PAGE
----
Being an electrician can often mean working in small, dark and potentially dangerous locations. More often than not, they are also alone while on site. Who is looking out for these workers and how do you ensure an electrician’s safety?
What are the Dangers of Being an Electrician?
Being an electrician means workers are exposed to more dangers than just live wires. The nature of the job has workers frequently alone and exposed to:
- The danger of a lethal electric shock
- Fire and explosions from electrical short circuits or frayed wiring
- UV radiation if working outside for prolonged periods or from welding machines if working in an industrial facility
- Exposure to bees and wasps nests
- Disease from bird droppings and rat droppings when working in loft spaces
- Working at height or in small confined spaces
- Violence from another person or animal
- Slips, trips or falls
- Transport accidents moving between locations
Unfortunately the outcome of these dangers can be the loss of life.
Fatality Figures for Electricians
The Census of Occupational Injuries is compiled every year by The Bureau of Labor Statistics. The table below shows the number of electrician’s deaths per year from 2003 until 2017. All of the fatalities occurred to those working in the industry, but were not all as a result of electrocution.
Thankfully not all exposure to electricity is fatal, but does still impact greatly on employees and therefore employers. Losing days of work due to electricity based injury can be very frustrating for employers. A lot of injuries often result from people not making common sense decisions or not following the risk assessments or work policies that have been put in place.
How to Increase Electricians Safety
People who frequently lone work, like electricians, need a reliable way they can communicate with their employers. They need to have a way to check in at pre-arranged times, call for help if they need it or have an alert triggered if they can’t request help themselves.
Ok Alone, the lone worker safety monitoring app allows workers to check in at set intervals (from every 10 minutes to 10 hours), it has help alerts that can be sent to request immediate assistance and GPS that is used to locate a worker if they do not respond to messages or reminders after a missed check in.
Man Down Protection
One feature of the Ok Alone system is the ‘Man Down’ function. This notifies a worker’s monitor/supervisor if there has been no movement within a set amount of time (5 minutes – 1 hour, set by the worker). If no movement is detected the phone will sound an alarm alerting the worker. If this alert is not responded to, it will be escalated to the allocated monitor and they will contact the worker. The helpful reminder/alarm sent to the worker first means there will be less false alarms sent to the monitor or the call centre.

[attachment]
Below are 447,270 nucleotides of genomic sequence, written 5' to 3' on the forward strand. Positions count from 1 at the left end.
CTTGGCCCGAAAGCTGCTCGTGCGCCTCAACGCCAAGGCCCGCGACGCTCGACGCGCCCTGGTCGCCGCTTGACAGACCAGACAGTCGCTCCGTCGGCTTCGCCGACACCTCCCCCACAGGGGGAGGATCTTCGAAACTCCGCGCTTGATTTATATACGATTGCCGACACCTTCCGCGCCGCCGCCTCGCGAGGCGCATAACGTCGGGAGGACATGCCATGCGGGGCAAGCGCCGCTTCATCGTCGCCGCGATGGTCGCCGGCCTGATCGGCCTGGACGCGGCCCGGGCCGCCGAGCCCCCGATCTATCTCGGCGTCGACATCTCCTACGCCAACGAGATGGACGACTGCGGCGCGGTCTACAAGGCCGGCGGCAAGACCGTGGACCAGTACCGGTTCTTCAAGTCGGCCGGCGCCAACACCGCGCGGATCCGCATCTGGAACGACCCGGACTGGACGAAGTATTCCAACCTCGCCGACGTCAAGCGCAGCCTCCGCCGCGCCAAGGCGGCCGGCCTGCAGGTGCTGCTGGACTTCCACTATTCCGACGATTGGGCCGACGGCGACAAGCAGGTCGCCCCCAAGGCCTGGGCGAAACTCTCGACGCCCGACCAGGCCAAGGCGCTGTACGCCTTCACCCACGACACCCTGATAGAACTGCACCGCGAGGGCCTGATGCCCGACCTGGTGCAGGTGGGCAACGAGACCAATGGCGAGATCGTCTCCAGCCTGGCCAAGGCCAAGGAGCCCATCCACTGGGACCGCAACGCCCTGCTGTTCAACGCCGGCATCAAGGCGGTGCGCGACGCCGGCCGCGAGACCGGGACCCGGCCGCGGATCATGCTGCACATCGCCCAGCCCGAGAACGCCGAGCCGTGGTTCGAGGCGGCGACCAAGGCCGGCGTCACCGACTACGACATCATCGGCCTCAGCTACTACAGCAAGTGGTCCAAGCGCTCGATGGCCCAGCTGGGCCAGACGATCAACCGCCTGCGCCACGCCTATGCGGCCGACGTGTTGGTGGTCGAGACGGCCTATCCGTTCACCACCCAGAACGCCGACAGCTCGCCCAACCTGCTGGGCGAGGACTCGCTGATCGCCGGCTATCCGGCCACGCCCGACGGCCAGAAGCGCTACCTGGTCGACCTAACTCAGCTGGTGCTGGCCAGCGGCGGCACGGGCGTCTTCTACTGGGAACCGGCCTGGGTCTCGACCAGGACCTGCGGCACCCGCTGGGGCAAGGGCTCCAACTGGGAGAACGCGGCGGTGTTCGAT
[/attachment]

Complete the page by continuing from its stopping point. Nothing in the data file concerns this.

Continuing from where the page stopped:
A ‘Help Button’ sends an alert to a supervisor, manager or representative of the employer, informing them that a worker needs immediate assistance. On a smartphone the help button has options to trigger it; manually tapping the screen or using voice commands. Workers also have the option of sending a written or voice message directly to the person monitoring their situation. Ok Alone has real time GPS capabilities that can locate an electrician if they activate the ‘help’ alert.
High Risk Check In
Ok Alone includes the ‘High Risk’ function where workers can change the frequency of their check-in depending on their circumstances. The check-in can be set to every 10 minutes if required. Using this feature also alerts the worker’s company that they are entering an area where they feel more vulnerable or that has a higher potential for danger. This function allows the worker to update their company to their new situation without having to phone in. Once the shorter time elapses an alarm goes off to alert the worker. Once the worker has safely checked in the countdown timer automatically reverts to the originally set intervals.
The most important thing Ok Alone can offer is peace of mind to lone workers. Having employee monitoring they know that if something happens (a help alert is sent or a check in is missed) someone from their company or at the Live Monitoring facility will be alerted and help will be on its way.
1 – Miscellaneous CFOI data tables, All worker profile, 2003-2018 https://www.bls.gov/iif/oshcfoi1.htm#2020
As an expert in lone worker content management, I possess an extensive knowledge base and experience in the area of lone working and safety monitoring. My expertise in this field encompasses a wide range of areas, including risk assessment, training, communication, and technology. I have a deep understanding of the unique risks associated with lone workers and have researched and written many projects and articles to educate people in how to mitigate these risks.
Throughout my time with Ok Alone, I have kept up to date with technological developments, legislative changes and regulations that have been introduced to help organizations ensure the safety of their lone workers.